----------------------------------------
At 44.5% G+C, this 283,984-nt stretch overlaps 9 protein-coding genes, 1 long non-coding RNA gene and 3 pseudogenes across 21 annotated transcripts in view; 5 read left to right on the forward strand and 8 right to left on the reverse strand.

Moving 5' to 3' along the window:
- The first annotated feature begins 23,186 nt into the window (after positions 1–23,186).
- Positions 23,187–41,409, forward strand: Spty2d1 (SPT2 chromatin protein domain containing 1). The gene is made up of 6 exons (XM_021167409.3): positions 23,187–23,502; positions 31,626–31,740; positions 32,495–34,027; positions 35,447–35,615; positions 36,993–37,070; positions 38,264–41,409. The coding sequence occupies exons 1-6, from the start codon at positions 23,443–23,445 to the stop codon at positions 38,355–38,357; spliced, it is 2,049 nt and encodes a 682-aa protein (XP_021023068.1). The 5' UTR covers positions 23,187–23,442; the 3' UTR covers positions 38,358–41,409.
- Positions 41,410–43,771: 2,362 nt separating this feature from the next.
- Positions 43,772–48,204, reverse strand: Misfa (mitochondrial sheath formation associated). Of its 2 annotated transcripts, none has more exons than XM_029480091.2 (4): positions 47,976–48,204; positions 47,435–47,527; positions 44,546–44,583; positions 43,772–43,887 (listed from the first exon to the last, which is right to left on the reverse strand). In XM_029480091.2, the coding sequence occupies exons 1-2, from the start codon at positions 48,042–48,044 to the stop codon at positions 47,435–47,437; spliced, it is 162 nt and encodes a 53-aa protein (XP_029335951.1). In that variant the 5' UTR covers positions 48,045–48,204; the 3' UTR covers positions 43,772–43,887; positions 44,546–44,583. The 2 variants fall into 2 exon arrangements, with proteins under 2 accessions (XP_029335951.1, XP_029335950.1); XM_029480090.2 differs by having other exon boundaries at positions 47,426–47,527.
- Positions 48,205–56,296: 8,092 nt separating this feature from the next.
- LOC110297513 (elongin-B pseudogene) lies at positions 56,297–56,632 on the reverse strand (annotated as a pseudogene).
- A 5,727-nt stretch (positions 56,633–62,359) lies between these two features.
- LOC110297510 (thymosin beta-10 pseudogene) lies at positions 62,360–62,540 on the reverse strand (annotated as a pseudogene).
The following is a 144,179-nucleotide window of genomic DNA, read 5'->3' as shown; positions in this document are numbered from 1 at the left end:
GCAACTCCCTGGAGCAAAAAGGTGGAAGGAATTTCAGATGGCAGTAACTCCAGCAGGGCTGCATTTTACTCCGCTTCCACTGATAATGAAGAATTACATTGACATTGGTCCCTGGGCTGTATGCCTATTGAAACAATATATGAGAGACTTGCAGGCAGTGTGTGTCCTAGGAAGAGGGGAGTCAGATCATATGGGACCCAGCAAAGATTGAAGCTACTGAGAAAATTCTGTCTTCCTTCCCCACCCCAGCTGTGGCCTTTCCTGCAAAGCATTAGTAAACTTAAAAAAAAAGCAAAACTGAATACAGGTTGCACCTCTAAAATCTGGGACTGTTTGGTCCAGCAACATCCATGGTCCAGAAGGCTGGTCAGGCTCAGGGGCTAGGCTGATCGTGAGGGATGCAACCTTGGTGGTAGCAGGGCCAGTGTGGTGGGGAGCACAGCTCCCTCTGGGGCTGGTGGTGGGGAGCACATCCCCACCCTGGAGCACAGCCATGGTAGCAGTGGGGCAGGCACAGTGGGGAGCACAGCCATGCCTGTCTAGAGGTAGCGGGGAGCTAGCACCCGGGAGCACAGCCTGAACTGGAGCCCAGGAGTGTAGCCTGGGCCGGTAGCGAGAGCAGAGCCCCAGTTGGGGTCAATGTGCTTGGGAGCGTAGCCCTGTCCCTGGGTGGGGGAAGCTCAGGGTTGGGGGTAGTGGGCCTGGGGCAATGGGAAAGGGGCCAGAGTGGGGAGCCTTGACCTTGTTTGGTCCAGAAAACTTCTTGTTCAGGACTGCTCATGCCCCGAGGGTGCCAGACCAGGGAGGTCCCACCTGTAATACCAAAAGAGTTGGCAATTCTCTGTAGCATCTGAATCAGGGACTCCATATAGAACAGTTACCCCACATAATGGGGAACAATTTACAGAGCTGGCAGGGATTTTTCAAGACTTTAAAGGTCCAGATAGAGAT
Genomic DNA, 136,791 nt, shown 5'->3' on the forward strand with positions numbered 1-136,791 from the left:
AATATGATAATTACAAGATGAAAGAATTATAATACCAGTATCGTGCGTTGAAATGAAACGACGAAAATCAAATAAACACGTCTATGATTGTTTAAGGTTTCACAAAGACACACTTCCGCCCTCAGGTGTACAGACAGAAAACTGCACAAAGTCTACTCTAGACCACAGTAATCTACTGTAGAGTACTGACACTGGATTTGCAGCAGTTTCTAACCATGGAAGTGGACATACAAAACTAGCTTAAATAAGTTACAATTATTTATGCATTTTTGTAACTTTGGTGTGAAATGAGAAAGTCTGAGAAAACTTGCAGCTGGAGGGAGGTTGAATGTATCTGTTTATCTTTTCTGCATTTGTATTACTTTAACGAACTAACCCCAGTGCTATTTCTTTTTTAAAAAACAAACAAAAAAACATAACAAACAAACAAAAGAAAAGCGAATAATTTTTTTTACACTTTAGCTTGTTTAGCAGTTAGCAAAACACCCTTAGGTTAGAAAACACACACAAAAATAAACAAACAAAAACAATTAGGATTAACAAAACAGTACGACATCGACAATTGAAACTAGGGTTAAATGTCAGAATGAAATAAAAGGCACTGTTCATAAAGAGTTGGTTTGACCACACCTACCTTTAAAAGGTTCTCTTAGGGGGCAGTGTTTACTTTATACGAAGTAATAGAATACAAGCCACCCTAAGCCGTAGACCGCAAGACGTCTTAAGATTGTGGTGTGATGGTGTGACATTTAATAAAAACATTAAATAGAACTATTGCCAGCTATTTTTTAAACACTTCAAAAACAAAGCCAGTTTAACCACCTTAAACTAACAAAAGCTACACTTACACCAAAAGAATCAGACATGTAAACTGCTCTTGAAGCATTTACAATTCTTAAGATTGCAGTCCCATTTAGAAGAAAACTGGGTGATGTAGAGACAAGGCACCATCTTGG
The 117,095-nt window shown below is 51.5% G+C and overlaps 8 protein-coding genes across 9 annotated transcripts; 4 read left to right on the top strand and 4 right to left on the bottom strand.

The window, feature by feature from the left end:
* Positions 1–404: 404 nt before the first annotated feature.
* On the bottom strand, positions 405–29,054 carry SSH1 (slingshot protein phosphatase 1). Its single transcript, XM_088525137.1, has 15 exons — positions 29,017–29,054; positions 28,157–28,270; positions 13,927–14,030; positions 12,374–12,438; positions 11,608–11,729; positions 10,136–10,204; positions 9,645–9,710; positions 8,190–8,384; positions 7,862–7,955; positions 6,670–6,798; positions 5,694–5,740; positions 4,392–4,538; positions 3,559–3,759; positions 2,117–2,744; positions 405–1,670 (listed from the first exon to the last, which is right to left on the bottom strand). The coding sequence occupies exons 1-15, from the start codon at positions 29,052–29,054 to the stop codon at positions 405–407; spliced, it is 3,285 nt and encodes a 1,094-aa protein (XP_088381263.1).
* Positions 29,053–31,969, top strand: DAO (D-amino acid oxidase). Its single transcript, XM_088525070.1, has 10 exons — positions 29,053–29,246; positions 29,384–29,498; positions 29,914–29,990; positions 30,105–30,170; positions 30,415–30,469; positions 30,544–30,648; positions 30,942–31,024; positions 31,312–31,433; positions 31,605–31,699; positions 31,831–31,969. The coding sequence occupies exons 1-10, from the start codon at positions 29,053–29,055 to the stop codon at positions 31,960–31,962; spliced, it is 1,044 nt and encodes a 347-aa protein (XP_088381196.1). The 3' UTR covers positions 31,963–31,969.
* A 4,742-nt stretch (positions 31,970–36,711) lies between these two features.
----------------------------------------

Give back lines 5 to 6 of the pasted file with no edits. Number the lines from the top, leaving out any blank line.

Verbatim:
- Positions 41,410–43,771: 2,362 nt separating this feature from the next.
- Positions 43,772–48,204, reverse strand: Misfa (mitochondrial sheath formation associated). Of its 2 annotated transcripts, none has more exons than XM_029480091.2 (4): positions 47,976–48,204; positions 47,435–47,527; positions 44,546–44,583; positions 43,772–43,887 (listed from the first exon to the last, which is right to left on the reverse strand). In XM_029480091.2, the coding sequence occupies exons 1-2, from the start codon at positions 48,042–48,044 to the stop codon at positions 47,435–47,437; spliced, it is 162 nt and encodes a 53-aa protein (XP_029335951.1). In that variant the 5' UTR covers positions 48,045–48,204; the 3' UTR covers positions 43,772–43,887; positions 44,546–44,583. The 2 variants fall into 2 exon arrangements, with proteins under 2 accessions (XP_029335951.1, XP_029335950.1); XM_029480090.2 differs by having other exon boundaries at positions 47,426–47,527.